Another team team ran computer models of giant impacts like Chicxulub. In the simulations, millions of large boulders were ejected from the earth.   About 30 boulders from each Earth impact even reached Titan, and they entered Titan's atmosphere  slower than most meteors hit Earth's atmosphere. "Those reaching Titan can aerobrake and drop their fragments onto the surface," says Gladman. Big Rocks from Earth have no doubt reached Enceladus as well.

"That kind of entry should be no problem" agreed Allan Treiman of the Lunar and Planetary Institute in Houston,quoted in New Scientist. Bacteria were found in weckage of the shuttle Columbia when it re-entered Earth's atmosphere in 2003. And Earthly lichen survived when exposed to the harsh environment of space.

"Early in the history of Mars and Earth, there could have been exchange of biological material between the two planets," agrees Benton Clark, a specialist at Lockheed Martin in Colorado.

Its starting to look like the Planets, when they were young, swapped a lot of spit and that rocks from the Earth, kicked out of the solar system by Jupiters gravity are carrying earth bacteria to other solar systems.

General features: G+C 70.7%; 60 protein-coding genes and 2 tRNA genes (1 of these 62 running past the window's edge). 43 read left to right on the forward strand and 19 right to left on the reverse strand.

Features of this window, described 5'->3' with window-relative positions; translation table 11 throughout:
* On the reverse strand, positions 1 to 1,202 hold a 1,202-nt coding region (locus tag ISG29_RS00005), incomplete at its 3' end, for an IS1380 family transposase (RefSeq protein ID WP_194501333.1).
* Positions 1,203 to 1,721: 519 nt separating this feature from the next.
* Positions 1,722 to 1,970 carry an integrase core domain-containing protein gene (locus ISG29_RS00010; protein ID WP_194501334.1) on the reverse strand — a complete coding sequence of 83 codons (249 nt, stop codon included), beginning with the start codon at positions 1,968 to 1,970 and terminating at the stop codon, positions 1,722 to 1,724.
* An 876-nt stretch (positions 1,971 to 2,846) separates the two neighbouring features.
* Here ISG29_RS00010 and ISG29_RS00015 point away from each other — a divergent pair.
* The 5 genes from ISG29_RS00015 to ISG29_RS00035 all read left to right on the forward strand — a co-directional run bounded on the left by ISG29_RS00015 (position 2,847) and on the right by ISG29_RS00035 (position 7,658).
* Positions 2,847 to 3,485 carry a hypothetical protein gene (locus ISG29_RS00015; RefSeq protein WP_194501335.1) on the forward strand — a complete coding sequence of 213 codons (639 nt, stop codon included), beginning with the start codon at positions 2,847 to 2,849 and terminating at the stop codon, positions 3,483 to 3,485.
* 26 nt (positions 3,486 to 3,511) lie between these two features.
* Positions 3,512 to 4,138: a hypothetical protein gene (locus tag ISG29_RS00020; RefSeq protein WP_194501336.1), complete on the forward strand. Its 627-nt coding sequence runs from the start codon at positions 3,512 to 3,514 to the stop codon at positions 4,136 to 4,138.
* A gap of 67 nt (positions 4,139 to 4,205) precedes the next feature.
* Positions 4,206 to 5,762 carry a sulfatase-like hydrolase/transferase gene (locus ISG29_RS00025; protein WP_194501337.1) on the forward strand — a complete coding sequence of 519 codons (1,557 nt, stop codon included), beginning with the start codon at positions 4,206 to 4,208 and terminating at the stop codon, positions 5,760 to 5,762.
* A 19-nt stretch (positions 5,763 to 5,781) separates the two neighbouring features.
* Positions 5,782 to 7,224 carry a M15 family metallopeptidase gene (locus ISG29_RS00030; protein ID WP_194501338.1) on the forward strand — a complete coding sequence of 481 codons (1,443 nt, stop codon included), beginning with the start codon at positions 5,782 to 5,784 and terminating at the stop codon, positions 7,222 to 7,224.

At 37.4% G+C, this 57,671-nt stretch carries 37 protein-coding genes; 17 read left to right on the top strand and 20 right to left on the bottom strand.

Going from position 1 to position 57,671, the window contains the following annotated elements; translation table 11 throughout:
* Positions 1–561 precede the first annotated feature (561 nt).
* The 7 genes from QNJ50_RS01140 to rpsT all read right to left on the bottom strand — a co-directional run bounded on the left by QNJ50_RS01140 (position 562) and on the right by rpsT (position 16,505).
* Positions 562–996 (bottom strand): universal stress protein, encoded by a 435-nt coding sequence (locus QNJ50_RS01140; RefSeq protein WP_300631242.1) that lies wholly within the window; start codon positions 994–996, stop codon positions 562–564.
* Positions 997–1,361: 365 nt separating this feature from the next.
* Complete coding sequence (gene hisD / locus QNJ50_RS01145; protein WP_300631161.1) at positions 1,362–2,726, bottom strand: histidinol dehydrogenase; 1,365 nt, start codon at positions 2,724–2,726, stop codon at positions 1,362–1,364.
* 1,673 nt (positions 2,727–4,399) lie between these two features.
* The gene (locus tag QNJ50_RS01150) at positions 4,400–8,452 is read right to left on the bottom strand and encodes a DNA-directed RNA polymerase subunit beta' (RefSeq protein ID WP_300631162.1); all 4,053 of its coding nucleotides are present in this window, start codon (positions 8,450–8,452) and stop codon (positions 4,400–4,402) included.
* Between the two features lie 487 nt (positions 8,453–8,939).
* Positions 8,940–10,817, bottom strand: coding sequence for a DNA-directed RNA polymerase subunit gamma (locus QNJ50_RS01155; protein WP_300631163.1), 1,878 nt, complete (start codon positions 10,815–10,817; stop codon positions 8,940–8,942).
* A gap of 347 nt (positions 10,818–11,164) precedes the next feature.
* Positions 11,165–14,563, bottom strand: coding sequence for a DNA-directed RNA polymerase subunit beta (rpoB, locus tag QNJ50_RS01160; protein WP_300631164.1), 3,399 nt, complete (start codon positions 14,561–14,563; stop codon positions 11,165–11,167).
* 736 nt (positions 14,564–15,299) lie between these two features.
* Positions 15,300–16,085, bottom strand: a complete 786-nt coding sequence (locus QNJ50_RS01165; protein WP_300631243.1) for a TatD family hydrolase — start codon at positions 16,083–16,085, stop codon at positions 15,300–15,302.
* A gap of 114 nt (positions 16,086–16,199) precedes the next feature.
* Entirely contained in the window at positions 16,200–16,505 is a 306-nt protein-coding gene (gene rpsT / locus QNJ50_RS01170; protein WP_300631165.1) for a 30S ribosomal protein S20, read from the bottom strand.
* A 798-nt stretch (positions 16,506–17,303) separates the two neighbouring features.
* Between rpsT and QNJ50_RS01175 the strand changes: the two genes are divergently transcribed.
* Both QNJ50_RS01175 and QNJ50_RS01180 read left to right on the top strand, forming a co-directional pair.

New Scientist, 11 January 2002

March 19, 2006

Significant Energy Statistics

  • Oil reserves
  • Oil production
  • Oil consumption
  • Gas reserves
  • Gas production
  • Gas consumption
  • Coal reserves
  • Coal production
  • Coal consumption
  • Energy consumption
  • Australian oil output peaks on slippery slope

     Australian oil output may be basking in a three-year boom but shrinking fields, tougher geology and speedy development technology will force projects to peak quicker and decline faster than expected.

    A flush of new fields will make Australia the biggest contributor to Asia-Pacific's production growth for a second year running, giving regional refiners -- who import about two-thirds of their crude from outside of Asia -- new options.

    Those gains may be fleeting if recent developments are any guide, analysts and exporters say, making it tricky for buyers to plan future supplies as oilfields in Asia Pacific's fifth-largest producer ramp up fast but taper off just as quickly.

    For instance, output from the Mutineer-Exeter oilfield, off Western Australia, has nearly halved since it came onstream 11 months ago, surprising traders who had counted on a more sustained and prolonged source of supply.

    Economics of Empires